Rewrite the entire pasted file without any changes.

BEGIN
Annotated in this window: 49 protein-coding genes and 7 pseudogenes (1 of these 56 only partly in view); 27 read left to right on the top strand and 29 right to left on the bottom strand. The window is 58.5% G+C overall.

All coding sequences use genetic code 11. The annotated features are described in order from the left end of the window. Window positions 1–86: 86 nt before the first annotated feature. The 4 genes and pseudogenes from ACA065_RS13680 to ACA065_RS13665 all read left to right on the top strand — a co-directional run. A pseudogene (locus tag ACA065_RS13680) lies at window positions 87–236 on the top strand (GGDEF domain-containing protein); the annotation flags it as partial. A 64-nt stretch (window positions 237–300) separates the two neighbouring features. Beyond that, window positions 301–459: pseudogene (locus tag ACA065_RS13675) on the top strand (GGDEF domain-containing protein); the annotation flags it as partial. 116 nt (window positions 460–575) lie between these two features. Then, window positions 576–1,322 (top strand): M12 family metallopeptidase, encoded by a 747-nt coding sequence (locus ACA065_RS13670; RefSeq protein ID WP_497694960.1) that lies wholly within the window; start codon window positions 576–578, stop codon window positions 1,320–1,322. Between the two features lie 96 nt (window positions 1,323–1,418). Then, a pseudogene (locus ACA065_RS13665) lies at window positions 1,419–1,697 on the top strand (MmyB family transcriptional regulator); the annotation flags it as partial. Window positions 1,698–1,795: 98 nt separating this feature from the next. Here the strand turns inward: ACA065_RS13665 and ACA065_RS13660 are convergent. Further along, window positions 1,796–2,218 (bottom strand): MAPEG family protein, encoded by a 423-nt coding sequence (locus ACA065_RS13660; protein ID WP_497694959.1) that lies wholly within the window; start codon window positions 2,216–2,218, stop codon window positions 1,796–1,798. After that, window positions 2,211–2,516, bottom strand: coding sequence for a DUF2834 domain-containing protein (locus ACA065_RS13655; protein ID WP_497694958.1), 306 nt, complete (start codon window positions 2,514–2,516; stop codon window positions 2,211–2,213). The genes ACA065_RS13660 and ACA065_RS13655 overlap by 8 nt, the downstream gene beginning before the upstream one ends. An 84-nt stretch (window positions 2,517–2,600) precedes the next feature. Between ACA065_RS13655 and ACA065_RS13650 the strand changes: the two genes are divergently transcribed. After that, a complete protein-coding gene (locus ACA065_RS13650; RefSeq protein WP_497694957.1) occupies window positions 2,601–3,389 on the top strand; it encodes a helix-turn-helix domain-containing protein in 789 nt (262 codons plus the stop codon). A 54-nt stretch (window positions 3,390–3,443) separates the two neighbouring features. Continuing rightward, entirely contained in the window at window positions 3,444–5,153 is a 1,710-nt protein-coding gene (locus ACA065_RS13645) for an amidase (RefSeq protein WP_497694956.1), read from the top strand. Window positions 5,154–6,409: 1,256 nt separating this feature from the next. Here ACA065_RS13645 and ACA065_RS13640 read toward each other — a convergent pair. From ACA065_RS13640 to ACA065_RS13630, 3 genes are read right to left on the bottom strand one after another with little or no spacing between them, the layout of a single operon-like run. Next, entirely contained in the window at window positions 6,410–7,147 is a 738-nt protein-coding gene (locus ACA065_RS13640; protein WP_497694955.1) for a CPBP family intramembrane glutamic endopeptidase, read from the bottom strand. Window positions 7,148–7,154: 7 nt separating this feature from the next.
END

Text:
Annotated in this window: 49 protein-coding genes and 7 pseudogenes (1 of these 56 only partly in view); 27 read left to right on the top strand and 29 right to left on the bottom strand. The window is 58.5% G+C overall.

All coding sequences use genetic code 11. The annotated features are described in order from the left end of the window. Window positions 1–86: 86 nt before the first annotated feature. The 4 genes and pseudogenes from ACA065_RS13680 to ACA065_RS13665 all read left to right on the top strand — a co-directional run. A pseudogene (locus tag ACA065_RS13680) lies at window positions 87–236 on the top strand (GGDEF domain-containing protein); the annotation flags it as partial. A 64-nt stretch (window positions 237–300) separates the two neighbouring features. Beyond that, window positions 301–459: pseudogene (locus tag ACA065_RS13675) on the top strand (GGDEF domain-containing protein); the annotation flags it as partial. 116 nt (window positions 460–575) lie between these two features. Then, window positions 576–1,322 (top strand): M12 family metallopeptidase, encoded by a 747-nt coding sequence (locus ACA065_RS13670; RefSeq protein ID WP_497694960.1) that lies wholly within the window; start codon window positions 576–578, stop codon window positions 1,320–1,322. Between the two features lie 96 nt (window positions 1,323–1,418). Then, a pseudogene (locus ACA065_RS13665) lies at window positions 1,419–1,697 on the top strand (MmyB family transcriptional regulator); the annotation flags it as partial. Window positions 1,698–1,795: 98 nt separating this feature from the next. Here the strand turns inward: ACA065_RS13665 and ACA065_RS13660 are convergent. Further along, window positions 1,796–2,218 (bottom strand): MAPEG family protein, encoded by a 423-nt coding sequence (locus ACA065_RS13660; protein ID WP_497694959.1) that lies wholly within the window; start codon window positions 2,216–2,218, stop codon window positions 1,796–1,798. After that, window positions 2,211–2,516, bottom strand: coding sequence for a DUF2834 domain-containing protein (locus ACA065_RS13655; protein ID WP_497694958.1), 306 nt, complete (start codon window positions 2,514–2,516; stop codon window positions 2,211–2,213). The genes ACA065_RS13660 and ACA065_RS13655 overlap by 8 nt, the downstream gene beginning before the upstream one ends. An 84-nt stretch (window positions 2,517–2,600) precedes the next feature. Between ACA065_RS13655 and ACA065_RS13650 the strand changes: the two genes are divergently transcribed. After that, a complete protein-coding gene (locus ACA065_RS13650; RefSeq protein WP_497694957.1) occupies window positions 2,601–3,389 on the top strand; it encodes a helix-turn-helix domain-containing protein in 789 nt (262 codons plus the stop codon). A 54-nt stretch (window positions 3,390–3,443) separates the two neighbouring features. Continuing rightward, entirely contained in the window at window positions 3,444–5,153 is a 1,710-nt protein-coding gene (locus ACA065_RS13645) for an amidase (RefSeq protein WP_497694956.1), read from the top strand. Window positions 5,154–6,409: 1,256 nt separating this feature from the next. Here ACA065_RS13645 and ACA065_RS13640 read toward each other — a convergent pair. From ACA065_RS13640 to ACA065_RS13630, 3 genes are read right to left on the bottom strand one after another with little or no spacing between them, the layout of a single operon-like run. Next, entirely contained in the window at window positions 6,410–7,147 is a 738-nt protein-coding gene (locus ACA065_RS13640; protein WP_497694955.1) for a CPBP family intramembrane glutamic endopeptidase, read from the bottom strand. Window positions 7,148–7,154: 7 nt separating this feature from the next.